Sunday, 10 June 2012

From Troy to Iraq: A Distant Mirror

by James Burkinshaw


American soldier in Iraq

Barry Unsworth (who died on June 5, aged 81) was undeservedly under-rated as a writer, primarily because his chosen genre, historical fiction, is so often associated with escapism. However, as he himself argued, the focus of his novels was always contemporary: “One is enabled to take a remote period and use it as a distant mirror (to borrow Barbara Tuchman's phrase) and so try to say things about our human condition – then and now – which transcend the particular period and become timeless”. While cultures, customs and environments change with the passing of each era, human fears, desires and frailties do not. 
Greek warrior in Troy


He won the 1992 Booker Prize for Sacred Hunger, a novel about the brutal eighteenth century slave trade (the “sacred hunger” being the profit motive that drives it), but also an attack on the Thatcherite values of 1980s Britain:“You couldn’t really live through the ’80s without feeling how crass and distasteful some of the economic doctrines were . . . The slave trade is a perfect model for that kind of total devotion to the profit motive without reckoning the human consequences.”  


Similarly, The Songs of the Kings (2002), seemingly a re-telling of the epic of Troy (in particular, Euripides’ Iphigenia) is a bleakly comic satire of the Bush Administration’s desperate manoeuvring (with the help of the Blair government) to build a case for war with Iraq. Central to the narrative is the cynical Agamemnon, prepared to sacrifice his own daughter to justify war with the Trojans. As the Guardian reviewer noted, “We may no longer make human sacrifices but we create plenty of media scapegoats. Unsworth’s Iphigenia does not die to absolve her nation. She dies to save their spin.” The king of spin is, of course, Odysseus, who “felt the excitement of the prospect, through words alone, of prevailing over another mind, using the fears and desires of that mind to disarm and control it.”  The amoral post-modernism of public relations (both corporate and governmental) is captured with cruel accuracy.



Barry Unsworth
(NY Review of Books)
Four years later, while the American occupation of Iraq was still unravelling, Unsworth wrote The Ruby In Her Navel, set in a twelfth century Sicily where communal tensions between Christians, Jews and Muslims are being exploited by fanatics and cynics following a blundering Western (crusader) military invasion of the Middle East. Again, the allusions to post-9/11 geo-politics and cultural tensions are inescapable. As a Byzantine artist argues, in the face of the attempt by land-hungry Norman knights to divide and rule by stirring up ethnic and cultural hatreds: “Think what an absurd and terrible thing it is to blame a whole people for everything that is done or said in their name.”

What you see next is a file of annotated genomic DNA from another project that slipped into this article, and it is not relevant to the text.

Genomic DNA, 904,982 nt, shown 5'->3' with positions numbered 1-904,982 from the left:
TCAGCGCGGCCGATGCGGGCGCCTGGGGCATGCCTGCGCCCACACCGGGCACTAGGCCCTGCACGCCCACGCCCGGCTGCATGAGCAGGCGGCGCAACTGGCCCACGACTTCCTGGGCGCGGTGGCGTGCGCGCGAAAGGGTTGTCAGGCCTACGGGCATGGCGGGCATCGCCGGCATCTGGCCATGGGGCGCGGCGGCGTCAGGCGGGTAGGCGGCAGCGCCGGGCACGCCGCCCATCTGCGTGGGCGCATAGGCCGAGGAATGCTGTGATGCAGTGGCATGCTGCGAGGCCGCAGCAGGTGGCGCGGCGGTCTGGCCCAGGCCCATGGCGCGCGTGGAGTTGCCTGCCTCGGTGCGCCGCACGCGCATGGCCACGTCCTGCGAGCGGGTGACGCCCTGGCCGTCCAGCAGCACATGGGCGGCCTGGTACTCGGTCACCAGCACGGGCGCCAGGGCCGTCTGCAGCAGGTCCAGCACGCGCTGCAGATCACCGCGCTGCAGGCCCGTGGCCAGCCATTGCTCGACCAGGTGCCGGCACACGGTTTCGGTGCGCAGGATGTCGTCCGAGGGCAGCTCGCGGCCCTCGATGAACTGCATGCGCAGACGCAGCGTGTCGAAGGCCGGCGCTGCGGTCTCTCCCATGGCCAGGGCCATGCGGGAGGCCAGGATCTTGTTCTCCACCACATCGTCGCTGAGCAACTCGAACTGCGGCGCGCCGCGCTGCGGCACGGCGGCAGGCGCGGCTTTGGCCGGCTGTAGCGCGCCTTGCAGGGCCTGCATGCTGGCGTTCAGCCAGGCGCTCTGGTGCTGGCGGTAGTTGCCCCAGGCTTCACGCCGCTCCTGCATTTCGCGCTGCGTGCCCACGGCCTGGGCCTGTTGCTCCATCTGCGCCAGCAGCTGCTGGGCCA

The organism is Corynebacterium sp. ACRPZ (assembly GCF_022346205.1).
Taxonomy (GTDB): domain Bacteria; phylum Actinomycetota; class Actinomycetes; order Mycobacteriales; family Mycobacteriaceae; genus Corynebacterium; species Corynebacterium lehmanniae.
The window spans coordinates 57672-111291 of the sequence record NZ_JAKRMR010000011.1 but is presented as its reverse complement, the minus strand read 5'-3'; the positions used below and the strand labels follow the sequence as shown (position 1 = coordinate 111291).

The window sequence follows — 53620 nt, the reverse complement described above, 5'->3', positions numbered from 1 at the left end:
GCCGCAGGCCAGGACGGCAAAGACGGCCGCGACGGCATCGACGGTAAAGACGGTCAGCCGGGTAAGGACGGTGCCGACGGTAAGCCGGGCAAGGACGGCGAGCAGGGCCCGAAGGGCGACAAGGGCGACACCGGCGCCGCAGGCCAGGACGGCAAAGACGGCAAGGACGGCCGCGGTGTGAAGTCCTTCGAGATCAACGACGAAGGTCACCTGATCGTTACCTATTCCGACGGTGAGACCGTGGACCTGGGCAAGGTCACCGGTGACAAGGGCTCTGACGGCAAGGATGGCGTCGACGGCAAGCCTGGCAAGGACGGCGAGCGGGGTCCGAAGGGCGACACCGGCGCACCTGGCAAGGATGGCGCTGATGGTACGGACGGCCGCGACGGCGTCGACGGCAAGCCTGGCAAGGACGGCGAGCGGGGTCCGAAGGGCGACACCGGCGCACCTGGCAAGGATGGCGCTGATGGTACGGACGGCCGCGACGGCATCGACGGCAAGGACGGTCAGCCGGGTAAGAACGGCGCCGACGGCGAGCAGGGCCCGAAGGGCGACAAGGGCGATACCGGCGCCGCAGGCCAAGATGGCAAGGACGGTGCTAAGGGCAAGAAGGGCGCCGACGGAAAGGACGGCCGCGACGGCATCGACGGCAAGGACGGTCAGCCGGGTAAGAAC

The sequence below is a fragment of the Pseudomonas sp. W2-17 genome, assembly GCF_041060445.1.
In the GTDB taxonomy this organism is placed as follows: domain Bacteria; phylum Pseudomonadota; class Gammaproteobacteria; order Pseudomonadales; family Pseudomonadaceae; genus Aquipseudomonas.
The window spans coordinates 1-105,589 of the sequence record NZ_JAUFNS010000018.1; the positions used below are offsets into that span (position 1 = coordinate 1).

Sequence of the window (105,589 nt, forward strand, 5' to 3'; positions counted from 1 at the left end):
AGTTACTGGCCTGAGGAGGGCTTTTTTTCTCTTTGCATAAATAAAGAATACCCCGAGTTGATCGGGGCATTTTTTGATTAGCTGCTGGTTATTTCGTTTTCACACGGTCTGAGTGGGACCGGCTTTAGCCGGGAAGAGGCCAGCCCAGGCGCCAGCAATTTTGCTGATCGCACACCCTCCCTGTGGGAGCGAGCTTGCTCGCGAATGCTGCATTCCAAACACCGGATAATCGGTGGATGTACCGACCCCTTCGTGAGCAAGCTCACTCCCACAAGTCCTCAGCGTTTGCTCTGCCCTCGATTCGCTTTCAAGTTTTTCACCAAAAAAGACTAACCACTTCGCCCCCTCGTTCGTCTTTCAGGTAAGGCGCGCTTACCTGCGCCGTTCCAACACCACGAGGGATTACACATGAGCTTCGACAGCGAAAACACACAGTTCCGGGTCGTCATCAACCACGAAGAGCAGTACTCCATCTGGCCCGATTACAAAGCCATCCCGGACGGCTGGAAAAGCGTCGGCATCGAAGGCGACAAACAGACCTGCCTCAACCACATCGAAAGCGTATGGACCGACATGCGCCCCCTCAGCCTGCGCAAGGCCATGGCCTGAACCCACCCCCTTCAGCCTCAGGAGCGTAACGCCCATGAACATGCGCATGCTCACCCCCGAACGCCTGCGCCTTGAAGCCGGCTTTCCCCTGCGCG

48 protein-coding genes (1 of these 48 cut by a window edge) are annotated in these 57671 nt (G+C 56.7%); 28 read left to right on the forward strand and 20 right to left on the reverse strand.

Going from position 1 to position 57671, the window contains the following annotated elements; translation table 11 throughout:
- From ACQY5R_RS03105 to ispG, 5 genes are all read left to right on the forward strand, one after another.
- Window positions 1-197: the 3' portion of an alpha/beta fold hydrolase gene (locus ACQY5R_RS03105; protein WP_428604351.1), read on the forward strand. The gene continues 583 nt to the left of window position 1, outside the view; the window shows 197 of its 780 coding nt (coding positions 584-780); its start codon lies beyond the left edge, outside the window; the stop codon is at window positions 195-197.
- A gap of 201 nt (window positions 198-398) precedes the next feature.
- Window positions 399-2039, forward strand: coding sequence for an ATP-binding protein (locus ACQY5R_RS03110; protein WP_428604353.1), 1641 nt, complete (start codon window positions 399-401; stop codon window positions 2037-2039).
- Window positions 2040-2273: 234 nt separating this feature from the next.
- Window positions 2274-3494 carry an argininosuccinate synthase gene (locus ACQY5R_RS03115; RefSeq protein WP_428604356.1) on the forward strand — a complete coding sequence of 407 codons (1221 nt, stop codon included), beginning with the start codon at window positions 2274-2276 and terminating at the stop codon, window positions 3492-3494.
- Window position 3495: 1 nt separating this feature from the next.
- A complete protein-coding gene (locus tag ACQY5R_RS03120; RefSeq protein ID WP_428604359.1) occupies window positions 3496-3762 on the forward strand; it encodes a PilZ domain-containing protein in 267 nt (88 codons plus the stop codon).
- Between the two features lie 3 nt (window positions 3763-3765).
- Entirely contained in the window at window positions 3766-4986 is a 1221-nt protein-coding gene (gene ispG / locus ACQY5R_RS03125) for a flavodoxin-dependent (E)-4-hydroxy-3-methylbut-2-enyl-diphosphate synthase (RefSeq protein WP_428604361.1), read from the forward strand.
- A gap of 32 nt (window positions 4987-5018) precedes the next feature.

Born into a mining family in County Durham, Barry Unsworth was a contemporary of other northern writers such as Alan Sillitoe and Stan Barstow, but eschewed their consciously contemporary portrayals of working class life and thus escaped being bracketed with them as an “Angry Young Man” (a label Sillitoe in particular came to loathe). His peripatetic overseas teaching career drew him to the ancient Mediterranean cultures of Greece, Turkey and Italy, “countries” (he wrote) “where the ancient past is interfused with the daily present  . . .I remember being struck with wonder at the constant sense of continuity and connection, the reminders that lie in wait for you at every turn.”


Unsworth has been compared to Joseph Conrad in his preoccupation with the corrupting nature of empire (the empires themselves, in his novels, often rotting away, such as the decadent Ottoman Empire in Land of Marvels) and his exposure of the savagery beneath the brittle carapace of civilization. Unsworth himself cited William Faulkner as his great inspiration. Like Faulkner and Conrad, Unsworth was fascinated by liminality; many of his protagonists are spies, actors, sailors, slaves, soldiers --- outsiders, people who do not belong. There is an elegiac quality to his writing, a sense of the fragility and ephemerality of culture and identity.


The writer Sean O’Brien described Unsworth as “a distinguished member of the long and various tradition of English writer-travellers in the ancient world. Unlike some of its exponents, Unsworth has not been tempted into inert exoticism, though he is clearly drawn to the sensuality and glitter of Mediterranean light and landscape, to the textures of stone and water, which he can render with a poet’s rich economy. He is likewise drawn also to the sense of ancient mystery, of a world almost within reach.”

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